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BYRDE v. DAUNDASEKERA.D. G., Batnapura, 1,066.
Waste Lands Ordinance, No. 1 of 1897, s. 5—Reference by Government Agent—
Appearance of several claimants claiming divers and conflicting interests—
Where, upon a reference made by the Government Agent, undersection 6 of the Waste Lands Ordinance, No. 1 of 1897, in regard to fourallotments of land, several claimants appeared and claimed diversinterests under divers titles and in mutual opposition,—
Held, that the District Judge’s order that the case be confined to theclaim of the first claimant was one within his discretion to make undersection 16 of the Ordinance.
A more expedient course, however, is for the District Judge to dealwith the claims in respect of eaoh piece of land, frame issues thereon,and adjudicate upon the rights of each of the claimants.
HIS was a reference made by the Government Agent of the
Province of Sabaragamuwa, under section 5 of The WasteLands Ordinances, 1897, 1899, and 1900,” regarding four allotmentsof land bearing Nos. 29, 45, 46, and 70. Of the claimants whoappeared at the inquiry before the Government Agent, the follow-ing persons filed statements of claim, namely, the first claimantclaiming lots Nos. 45 and 46, the third claimant claiming a portionof lot No. 46, and the fifth and sixth claimants claiming also aportion of lot No. 46.
At the hearing of the case before the District Judge (Mr. P. E.Pieris), the counsel for the first and third claimants urged thatthe case could not proceed in its present shape, as the claims weremutually opposed. The District Judge upheld the objection bythe following order:—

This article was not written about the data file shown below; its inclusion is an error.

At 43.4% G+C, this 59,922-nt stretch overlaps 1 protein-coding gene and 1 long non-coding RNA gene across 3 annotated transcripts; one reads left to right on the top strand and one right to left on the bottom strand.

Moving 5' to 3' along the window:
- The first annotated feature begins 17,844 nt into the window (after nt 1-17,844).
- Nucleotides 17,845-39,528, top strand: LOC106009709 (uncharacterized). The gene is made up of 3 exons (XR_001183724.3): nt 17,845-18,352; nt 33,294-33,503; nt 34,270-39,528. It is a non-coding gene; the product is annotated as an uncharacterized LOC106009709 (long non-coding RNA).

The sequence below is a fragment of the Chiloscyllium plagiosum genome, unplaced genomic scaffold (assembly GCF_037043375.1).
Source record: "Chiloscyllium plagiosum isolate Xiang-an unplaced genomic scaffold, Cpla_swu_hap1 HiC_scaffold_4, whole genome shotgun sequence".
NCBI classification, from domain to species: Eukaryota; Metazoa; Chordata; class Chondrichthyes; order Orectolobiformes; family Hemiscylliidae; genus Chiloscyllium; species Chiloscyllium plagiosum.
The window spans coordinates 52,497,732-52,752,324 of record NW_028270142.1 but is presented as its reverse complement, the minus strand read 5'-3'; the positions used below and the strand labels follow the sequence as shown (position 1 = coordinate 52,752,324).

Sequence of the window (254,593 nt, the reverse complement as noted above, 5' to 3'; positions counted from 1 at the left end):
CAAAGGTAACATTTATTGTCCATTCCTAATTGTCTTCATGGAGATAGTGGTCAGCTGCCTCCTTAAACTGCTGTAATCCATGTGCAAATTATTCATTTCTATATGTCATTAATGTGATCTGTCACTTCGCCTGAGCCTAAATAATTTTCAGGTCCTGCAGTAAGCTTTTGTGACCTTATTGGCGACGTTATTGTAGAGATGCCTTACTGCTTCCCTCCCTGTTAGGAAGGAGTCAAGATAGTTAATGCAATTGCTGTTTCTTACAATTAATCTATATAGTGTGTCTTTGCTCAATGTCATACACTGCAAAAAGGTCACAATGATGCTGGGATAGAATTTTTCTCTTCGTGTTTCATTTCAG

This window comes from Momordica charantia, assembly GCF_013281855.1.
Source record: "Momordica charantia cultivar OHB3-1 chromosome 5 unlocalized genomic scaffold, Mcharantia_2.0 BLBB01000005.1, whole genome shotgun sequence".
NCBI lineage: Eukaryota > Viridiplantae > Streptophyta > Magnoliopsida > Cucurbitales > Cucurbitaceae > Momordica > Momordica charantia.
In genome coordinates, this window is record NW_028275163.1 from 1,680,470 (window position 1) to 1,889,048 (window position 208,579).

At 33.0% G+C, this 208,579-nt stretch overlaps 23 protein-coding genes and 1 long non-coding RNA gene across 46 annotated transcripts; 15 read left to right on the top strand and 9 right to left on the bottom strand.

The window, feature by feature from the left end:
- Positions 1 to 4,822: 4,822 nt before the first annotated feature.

“ The first claimant claims lots Nos. 45 and 46; the third claim-ant by a (Efferent title claims an undivided portion out of a blockwhich forms part of lot No. 46; the fifth and sixth claimantsclaim another portion out of lot No. 46, and by a title opposed toand different in its origin from- that of the first and third,respectively.
“ I fail to see how such claimants, claiming divers interestsunder divers titles and in mutual opposition, can be joined asplaintiffs in one action. The procedure is laid down in section11 of the Civil Procedure Code. If all the claimants claimed thesame, it might be possible to join them as plaintiffs, but thecause for action is not the same. It appears to me impossible forthe various claimants to have, full justice done to their individual
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1902.claims, if they are forcedintothisfour-cornered fight. The
March 86.provisions of this Ordinancehavebeen described as ‘stringent,’
—and its consequences ‘ perilous ' (vide 3N. L. R. 175). I uphold
the objection. My order isthatthiscase be confined to the